“I’ve been working with Chris’s team for the last ten years,” says Lise Allin. “The company has some of the best money managers around and its service provides me with peace of mind. Most importantly, it has produced stable results for my clients.”

Advisors part of the solution

The new fund is part of Provisus’ ongoing movement in rethinking how advisors can plan for a client’s retirement but also how we can help our seniors responsibly. The new investment landscape means playing it safe for seniors can do more harm than good. They face the unknown danger of outliving their savings and simply cannot afford not to take a level of risk with their investments.

Advisors need to explain why a new approach is necessary and also provide better investment options. Doing so will ease the burden of financial worries that many seniors face on a daily basis.  


Range Bound No More

After every major bull market, stocks typically become range bound and experience a sideways pattern with many optimistic and pessimistic periods before exiting 15 to 30 years later at about where it began. This has occurred in the U.S. five distinct times since 1870: 1870 to 1900 (lasting 30 years); 1902 to 1927 (25 years); 1935 to 1950 (15 years); 1965 to 1980 (15 years) and of course the most recent starting in 2000. Although Canadian stock market history does not extend back quite so far the pattern is very much the same, which should be expected since we march to the same drummer. Ultimately, the advancing economic recovery results in enough earnings growth that stocks that once seemed expensive are now bargains, and triggers a new bull market when stocks break through the upper constraints of the range.


Back in 2008, following a robust record high equity bull market, investors were feeling optimistic. Not surprisingly the flows into equities were significant. This was when the current sideways market began with a bull market peak of 15,073 in June 2008 for the S&P/TSX index. Seven years later in April 2015, the market was barely higher at 15,451. The market continued to oscillate for the next two years, unable to climb above 15,500. However, this began to change over the last two months.

History is a reasonable guide for what might occur next and it has suggested a new bull market is fully established once the range is broken. Only those perceptive enough to see though the market “noise” will be rewarded by the time the new upward trend is well entrenched. And it appears the markets have now finally broken out of this range by firmly establishing new highs.


As is evident in the chart to the right and in the table to the left, the equity market’s gyrations over the last 10 years have produced little tangible gains unless investors were astute enough to tactically determine the right time to buy and sell stocks. History suggests that investors with a long term horizon will achieve better returns in equities (probably 6% to 9% annualized) than in most other investments.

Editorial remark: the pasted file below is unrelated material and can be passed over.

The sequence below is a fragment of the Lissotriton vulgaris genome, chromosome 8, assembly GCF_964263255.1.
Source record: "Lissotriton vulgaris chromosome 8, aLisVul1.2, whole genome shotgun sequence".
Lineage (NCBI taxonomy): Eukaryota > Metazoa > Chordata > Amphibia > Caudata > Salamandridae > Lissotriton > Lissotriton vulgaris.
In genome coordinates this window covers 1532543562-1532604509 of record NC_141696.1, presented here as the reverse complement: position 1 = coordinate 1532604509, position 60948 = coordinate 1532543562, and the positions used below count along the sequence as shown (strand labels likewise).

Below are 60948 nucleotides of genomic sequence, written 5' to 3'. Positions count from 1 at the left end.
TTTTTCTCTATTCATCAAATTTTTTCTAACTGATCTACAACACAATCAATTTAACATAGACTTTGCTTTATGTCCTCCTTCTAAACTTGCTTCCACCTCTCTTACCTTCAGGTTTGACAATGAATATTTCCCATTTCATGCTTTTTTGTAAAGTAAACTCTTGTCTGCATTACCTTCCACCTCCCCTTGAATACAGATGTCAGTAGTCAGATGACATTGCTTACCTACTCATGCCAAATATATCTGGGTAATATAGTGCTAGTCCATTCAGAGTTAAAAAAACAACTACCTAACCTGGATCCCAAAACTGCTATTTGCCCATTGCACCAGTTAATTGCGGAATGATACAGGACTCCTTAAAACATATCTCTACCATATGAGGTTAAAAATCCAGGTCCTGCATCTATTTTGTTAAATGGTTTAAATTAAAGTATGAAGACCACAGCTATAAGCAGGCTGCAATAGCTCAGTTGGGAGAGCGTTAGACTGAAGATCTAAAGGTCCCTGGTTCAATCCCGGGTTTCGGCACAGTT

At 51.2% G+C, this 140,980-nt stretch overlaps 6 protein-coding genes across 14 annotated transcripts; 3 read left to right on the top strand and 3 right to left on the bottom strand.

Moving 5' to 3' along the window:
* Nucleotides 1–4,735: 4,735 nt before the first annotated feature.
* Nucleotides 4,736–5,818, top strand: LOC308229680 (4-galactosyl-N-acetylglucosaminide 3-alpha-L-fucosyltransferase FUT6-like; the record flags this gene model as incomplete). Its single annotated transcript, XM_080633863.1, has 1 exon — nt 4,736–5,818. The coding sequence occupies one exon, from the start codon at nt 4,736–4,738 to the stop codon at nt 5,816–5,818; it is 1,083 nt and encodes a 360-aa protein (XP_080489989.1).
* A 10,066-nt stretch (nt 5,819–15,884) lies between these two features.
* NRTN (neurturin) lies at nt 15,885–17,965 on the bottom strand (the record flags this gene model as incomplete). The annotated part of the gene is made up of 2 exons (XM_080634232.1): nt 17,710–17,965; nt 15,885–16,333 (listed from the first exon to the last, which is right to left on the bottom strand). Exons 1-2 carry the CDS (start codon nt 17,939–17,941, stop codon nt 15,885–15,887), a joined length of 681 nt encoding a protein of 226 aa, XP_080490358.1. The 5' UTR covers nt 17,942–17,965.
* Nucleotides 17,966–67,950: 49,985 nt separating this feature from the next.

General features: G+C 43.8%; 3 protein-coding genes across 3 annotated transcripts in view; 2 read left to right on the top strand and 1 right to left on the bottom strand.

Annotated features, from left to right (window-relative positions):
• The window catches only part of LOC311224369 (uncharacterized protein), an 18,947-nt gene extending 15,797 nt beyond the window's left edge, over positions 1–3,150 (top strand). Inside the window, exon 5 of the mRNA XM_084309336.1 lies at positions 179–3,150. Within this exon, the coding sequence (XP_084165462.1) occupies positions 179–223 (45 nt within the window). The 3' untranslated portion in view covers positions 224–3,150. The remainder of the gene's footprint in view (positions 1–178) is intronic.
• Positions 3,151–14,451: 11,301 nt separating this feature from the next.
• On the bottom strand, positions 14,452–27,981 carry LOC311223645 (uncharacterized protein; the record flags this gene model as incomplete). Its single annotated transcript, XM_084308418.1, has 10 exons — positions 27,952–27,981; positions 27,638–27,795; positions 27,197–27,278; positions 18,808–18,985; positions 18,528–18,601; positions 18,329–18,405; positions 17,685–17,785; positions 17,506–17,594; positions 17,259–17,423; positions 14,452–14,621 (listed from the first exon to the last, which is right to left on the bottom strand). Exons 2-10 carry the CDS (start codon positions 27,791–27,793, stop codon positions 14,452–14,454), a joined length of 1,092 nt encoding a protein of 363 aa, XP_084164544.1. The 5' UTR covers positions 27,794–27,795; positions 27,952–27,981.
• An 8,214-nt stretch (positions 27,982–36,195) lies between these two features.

Investors have been pulling money out of equities and adopting bonds as the “must have” alternative, which was part of a broader trend that has been going on since the middle of the last decade. The financial crisis of 2008 made investors increasingly more risk averse and drove them to higher yielding investments as a way to maximize their returns in an era where longer term gains from the prices of stocks alone had proven elusive. With a record 21% of the workforce now aged over 55 and growing quickly, the asset mix of the general population is structurally biased towards instruments that generate an income stream as concerns over retirement percolate. This had put more pressure on stock valuations and dampened the desire for riskier assets.

Following extended periods of weakness, history shows that the future should be quite bright. After all of the worst performing 10 year periods since 1926, the following 10 year average returns were close to 11% and the lowest of those subsequent returns was still over 7%. Logic would dictate that investors should take profits in those asset classes that had performed the best, which in Canada were bonds and real estate, and seek returns in the weakest asset class, which has been equities. In the midst of the current equity rally, ten year government bonds are yielding less than 2% so a potential annualized return of 7% in equities over the next 10 years would be very attractive.

Market Data


This report may contain forward looking statements. Forward looking statements are not guarantees of future performance as actual events and results could differ materially from those expressed or implied. The information in this publication does not constitute investment advice by Provisus Wealth Management Limited and is provided for informational purposes only and therefore is not an offer to buy or sell securities. Past performance may not be indicative of future results.

While every effort has been made to ensure the correctness of the numbers and data presented, Provisus Wealth Management does not warrant the accuracy of the data in this publication. This publication is for informational purposes only